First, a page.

First Year

Wednesday, Dec 11, 2019| Tags: farming_solo

Guwaa’dzi! Hi there! I wanted to give a brief introduction of myself and the farm. For those of you who don’t know me, my name is Reiden Gustafson and I started Little Sun Farm in 2019. I grew on one-third of an acre the first year (all outdoors) on land leased from the East Multnomah Soil and Water Conservation District at the Headwaters Incubator Farm, outside of Portland, Oregon. In 2019 I grew 58 different varieties (24 unique crops) and I sold primarily at two farmers markets (Happy Valley and Hawthorne). The creation of the farm was something I thought about for several years prior. In 2015 I went back to school to study agriculture and organic farming, and was able to weave a few internships on organic vegetable farms into the degree process. I graduated from Oregon State University in 2018 with a BS in Agricultural Sciences and an Organic Farming certificate from Clackamas Community College.

Since my personality type is one that thrives on planning, tracking and decision making, I enjoy having the freedom to run all aspects of the business. Every day offers new and engaging creative challenges. One of my biggest inspirations for the business (and for my life in general) comes from my Native American heritage. From my mother’s side of the family I’m enrolled Laguna Pueblo and also Comanche and Dutch. My father’s side is mostly Scandinavian decent. Having grown up in suburban America in Colorado and the Pacific Northwest, I feel honored to have the opportunity to spend time with family on the Indian reservation. My parents and other family members currently live in Paguate, a small Laguna village located just east of Mt. Taylor and an hours drive west of Albuquerque. Knowing that my Pueblo ancestors have lived, farmed and hunted in this arid high desert region for thousands of years, makes the place is very special to me.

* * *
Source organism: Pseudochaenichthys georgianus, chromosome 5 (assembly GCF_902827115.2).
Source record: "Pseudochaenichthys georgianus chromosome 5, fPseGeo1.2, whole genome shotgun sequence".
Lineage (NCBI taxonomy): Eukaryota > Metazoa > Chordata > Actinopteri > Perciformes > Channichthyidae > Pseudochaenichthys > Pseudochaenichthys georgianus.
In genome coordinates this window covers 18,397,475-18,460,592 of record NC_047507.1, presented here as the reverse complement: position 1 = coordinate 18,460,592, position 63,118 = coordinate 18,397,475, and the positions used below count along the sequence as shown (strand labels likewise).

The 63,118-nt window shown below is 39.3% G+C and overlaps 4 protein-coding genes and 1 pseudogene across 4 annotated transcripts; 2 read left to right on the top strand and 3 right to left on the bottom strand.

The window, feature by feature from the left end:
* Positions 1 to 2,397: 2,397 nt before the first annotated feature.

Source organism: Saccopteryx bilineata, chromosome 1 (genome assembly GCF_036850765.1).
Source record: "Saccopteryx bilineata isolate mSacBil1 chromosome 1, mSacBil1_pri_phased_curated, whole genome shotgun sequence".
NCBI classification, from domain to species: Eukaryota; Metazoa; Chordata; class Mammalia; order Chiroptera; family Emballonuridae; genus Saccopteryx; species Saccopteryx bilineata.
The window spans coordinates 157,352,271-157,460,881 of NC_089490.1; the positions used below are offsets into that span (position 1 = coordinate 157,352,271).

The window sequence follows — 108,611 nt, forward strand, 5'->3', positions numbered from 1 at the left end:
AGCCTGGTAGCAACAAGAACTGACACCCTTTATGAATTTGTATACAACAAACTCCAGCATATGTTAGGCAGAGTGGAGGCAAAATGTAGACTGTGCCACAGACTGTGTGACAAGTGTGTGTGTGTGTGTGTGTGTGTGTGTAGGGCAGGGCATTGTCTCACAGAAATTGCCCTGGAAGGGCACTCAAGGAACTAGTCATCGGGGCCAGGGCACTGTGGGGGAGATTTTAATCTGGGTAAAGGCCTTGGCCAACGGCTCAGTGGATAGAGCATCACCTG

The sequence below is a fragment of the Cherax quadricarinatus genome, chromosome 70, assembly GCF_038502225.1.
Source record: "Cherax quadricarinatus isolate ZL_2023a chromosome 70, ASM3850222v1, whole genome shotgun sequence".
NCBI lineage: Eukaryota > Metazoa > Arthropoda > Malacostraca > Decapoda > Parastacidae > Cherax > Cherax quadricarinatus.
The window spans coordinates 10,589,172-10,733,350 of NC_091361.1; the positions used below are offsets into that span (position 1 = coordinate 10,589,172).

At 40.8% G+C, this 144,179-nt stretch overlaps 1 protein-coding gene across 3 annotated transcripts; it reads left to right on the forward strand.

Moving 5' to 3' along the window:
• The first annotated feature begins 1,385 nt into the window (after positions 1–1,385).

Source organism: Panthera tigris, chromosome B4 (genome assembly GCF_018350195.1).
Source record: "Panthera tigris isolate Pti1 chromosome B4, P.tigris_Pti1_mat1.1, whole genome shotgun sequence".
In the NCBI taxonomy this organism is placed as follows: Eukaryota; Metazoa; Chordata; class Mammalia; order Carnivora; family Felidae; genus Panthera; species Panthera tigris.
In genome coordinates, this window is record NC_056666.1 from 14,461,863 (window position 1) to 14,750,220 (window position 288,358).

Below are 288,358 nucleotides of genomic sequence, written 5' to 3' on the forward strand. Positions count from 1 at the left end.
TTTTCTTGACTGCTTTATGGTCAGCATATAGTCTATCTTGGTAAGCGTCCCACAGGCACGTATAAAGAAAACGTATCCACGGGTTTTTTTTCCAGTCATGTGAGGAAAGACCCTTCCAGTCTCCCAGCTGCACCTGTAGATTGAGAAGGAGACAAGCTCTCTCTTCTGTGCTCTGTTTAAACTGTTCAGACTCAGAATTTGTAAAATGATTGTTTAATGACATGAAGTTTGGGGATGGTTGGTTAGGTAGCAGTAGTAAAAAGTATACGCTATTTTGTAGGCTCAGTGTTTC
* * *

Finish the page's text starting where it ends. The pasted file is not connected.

People are often surprised to hear that I farm by myself. They ask me “but isn’t it a lot of work?” I sometimes think about how much harder it would be grow food in the desert or without the use of equipment and other modern conveniences (think refrigeration and gas powered vehicles) that I have access to. I usually explain to people that the work can be physically hard, but this fact is offset by how rewarding it is to see produce going home with so many kind and supportive customers. I’ve also invested in the use of tools that make doing the solo farmwork faster and more efficient. For example, I use a drill-powered greens harvester to quickly cut several of my salad mix greens and a paper pot transplanting tool that helps me plant new crops into the ground about five times as fast. This tool also allows the work to be done standing instead of being bent over for hours at a time.

Next year I’ll continue using these tools and others to increase my own efficiency with a goal to have more time for myself outside of the farm (the whole work-life balance thing). In terms of land, I’ll be growing the farm in 2020 ever so slightly to half an acre outdoors plus leasing some space in a high tunnel. For next year, I’m very excited to grow at least 75 varieties and 37 unique crops. I look forward to building upon what I learned in 2019 for an even more productive year in 2020. Dawa’ae (thanks) for following along with me on this journey!


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